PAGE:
Film & TV

Jean Stapleton: A Look Back at Edith Bunker Through "Those Were the Days"

"Boy the way Glenn Miller played songs that made the hit parade."

From the first line of "Those Were the Days," the opening theme song from the TV series All In The Family, you know you were hearing an original.   

"Guys like us we had it made. Those were the days."

Sung by Archie and Edith Bunker as played by actors Carroll O'Connor and Jean Stapleton, the piano duet harked back to glory years that never existed. Archie's first note is off-key, and it only goes downhill from there. Edith sings the high notes, but at what cost? Cats squeal, and children cover their ears. Still, hearing it always brought a smile to your face.

"And you knew who you were then. Girls were girls and men were men."


Archie was a case-closed bigot, and Edith was his loyal-as-a-dingbat wife who stood right with him against the hippies and the blacks and the Jews until common decency forced her not to. As you can hear from the theme song, O'Connor and Stapleton were so committed to their roles that audiences and casting directors often confused them for the characters they so convincingly played.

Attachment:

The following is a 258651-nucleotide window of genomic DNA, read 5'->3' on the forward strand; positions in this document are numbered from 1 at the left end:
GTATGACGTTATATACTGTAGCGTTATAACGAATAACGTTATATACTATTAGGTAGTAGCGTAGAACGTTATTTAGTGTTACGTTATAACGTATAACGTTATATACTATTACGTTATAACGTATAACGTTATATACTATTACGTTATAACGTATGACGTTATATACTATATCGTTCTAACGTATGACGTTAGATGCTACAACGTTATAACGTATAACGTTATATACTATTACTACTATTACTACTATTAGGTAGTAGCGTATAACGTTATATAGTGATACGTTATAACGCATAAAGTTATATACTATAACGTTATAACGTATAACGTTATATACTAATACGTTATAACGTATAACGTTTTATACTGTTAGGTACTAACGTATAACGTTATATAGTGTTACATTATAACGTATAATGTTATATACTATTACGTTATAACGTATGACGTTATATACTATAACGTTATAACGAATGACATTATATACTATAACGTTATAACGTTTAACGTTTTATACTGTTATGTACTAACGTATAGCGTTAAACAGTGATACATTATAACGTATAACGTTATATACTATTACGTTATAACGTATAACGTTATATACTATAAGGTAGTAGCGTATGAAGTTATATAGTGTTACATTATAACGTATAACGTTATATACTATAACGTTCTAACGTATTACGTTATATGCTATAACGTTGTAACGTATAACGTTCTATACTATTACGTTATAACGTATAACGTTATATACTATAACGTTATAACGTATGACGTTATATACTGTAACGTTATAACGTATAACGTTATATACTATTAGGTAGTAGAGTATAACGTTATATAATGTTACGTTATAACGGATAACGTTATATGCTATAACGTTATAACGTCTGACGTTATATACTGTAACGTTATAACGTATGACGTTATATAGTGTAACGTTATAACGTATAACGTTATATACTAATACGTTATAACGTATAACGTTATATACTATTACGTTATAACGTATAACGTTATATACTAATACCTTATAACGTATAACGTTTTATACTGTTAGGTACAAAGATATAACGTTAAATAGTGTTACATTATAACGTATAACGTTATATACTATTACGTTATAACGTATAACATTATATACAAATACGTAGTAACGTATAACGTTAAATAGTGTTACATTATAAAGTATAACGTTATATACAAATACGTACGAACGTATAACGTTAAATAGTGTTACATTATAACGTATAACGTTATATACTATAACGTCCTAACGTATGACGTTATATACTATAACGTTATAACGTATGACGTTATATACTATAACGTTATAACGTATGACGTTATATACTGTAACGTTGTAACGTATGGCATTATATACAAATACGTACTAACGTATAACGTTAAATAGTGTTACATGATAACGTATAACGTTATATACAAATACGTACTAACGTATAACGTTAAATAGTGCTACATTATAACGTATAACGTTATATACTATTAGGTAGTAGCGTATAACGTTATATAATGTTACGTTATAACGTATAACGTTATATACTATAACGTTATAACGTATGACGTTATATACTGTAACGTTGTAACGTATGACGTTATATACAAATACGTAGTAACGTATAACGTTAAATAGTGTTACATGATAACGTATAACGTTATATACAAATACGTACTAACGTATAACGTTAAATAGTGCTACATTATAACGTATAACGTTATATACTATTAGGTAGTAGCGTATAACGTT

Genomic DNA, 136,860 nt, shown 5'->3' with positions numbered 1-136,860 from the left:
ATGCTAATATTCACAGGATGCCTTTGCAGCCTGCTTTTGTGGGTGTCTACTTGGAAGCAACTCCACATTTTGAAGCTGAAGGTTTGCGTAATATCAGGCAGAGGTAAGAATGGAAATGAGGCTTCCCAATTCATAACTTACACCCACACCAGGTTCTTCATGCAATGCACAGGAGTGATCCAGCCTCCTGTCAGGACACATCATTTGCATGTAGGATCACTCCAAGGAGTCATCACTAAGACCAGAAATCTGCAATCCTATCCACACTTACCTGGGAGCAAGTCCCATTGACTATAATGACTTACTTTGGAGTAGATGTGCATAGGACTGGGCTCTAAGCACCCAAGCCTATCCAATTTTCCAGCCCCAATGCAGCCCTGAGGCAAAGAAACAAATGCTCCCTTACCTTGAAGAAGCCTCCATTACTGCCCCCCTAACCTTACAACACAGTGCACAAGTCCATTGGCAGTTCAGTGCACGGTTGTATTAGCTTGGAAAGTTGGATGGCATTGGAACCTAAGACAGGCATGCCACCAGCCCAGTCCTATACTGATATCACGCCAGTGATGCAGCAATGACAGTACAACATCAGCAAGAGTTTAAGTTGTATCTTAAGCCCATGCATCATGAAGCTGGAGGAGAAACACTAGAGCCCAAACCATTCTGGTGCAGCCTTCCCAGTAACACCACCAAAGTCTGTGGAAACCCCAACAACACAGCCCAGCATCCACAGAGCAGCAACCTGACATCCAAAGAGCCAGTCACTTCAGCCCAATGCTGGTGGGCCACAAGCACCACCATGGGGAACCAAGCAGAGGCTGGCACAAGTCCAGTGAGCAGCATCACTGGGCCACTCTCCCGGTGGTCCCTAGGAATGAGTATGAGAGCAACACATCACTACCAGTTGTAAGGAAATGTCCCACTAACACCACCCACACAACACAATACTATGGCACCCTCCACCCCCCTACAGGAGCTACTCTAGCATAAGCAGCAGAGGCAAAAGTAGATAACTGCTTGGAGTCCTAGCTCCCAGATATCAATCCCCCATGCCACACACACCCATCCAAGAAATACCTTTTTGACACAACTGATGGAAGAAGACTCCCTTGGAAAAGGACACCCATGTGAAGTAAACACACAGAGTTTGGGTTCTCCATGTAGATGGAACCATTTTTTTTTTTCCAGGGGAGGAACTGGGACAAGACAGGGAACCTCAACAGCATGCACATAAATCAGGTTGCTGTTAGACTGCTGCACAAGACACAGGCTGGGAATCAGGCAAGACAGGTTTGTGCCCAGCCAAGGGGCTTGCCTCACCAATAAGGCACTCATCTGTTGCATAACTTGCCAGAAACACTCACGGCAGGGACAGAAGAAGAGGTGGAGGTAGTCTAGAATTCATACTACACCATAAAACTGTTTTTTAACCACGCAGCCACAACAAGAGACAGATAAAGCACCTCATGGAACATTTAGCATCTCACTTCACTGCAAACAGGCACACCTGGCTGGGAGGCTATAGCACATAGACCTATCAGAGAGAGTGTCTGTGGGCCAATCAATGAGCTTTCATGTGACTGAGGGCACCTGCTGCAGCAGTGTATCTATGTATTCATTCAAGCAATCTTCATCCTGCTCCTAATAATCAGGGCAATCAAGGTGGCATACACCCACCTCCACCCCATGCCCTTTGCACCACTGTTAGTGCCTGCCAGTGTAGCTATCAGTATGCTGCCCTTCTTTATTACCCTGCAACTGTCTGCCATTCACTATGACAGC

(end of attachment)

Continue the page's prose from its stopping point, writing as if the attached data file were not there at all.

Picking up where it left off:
Ostensibly the straight man, Stapleton stole every scene she was in. Surely, a man like Archie Bunker would beat a woman who spoke out of turn to him, but Stapleton played Edith as such a paragon of decency she couldn't help but be her husband's conscience when he strayed too far. A book of her idiotic one-liners could be placed next to wisdom from Confucius and no one could tell the difference. But Confucius never got the standing ovations from a live studio audience that Stapleton did. 

"Mister, we could use a man like Herbert Hoover again."

Born in 1923 in New York, Stapleton was a veteran of Broadway and television. She had the role of Miss Teevee in Willy Wonka and the Chocolate Factory but turned it down to film the pilot episode for All in the Family. The sitcom ran for eight years on CBS, with five of those years being the most watched show on television. She appeared in a few movies afterward and played Eleanor Roosevelt on television and stage. Somehow the music industry never took advantage of recording an album with her distinctive Vaudevillian voice.

"Didn't need no welfare state. Everybody pulled his weight. Gee our old LaSalle ran great."


Totem Pole Playhouse in Fayetteville, Pennsylvania -- where Stapleton worked on almost 300 productions with her late husband, William Putch -- announced plans Sunday to expand its renovation to memorialize the actress and Putch.

Jean Stapleton died on May 31, at 90 years of age. She is survived by her children and grandchildren.

"Those were the days."

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David Rolland is a freelance writer for New Times Broward-Palm Beach and Miami New Times. His novel, The End of the Century, published by Jitney Books, is available at many fine booksellers.
Contact: David Rolland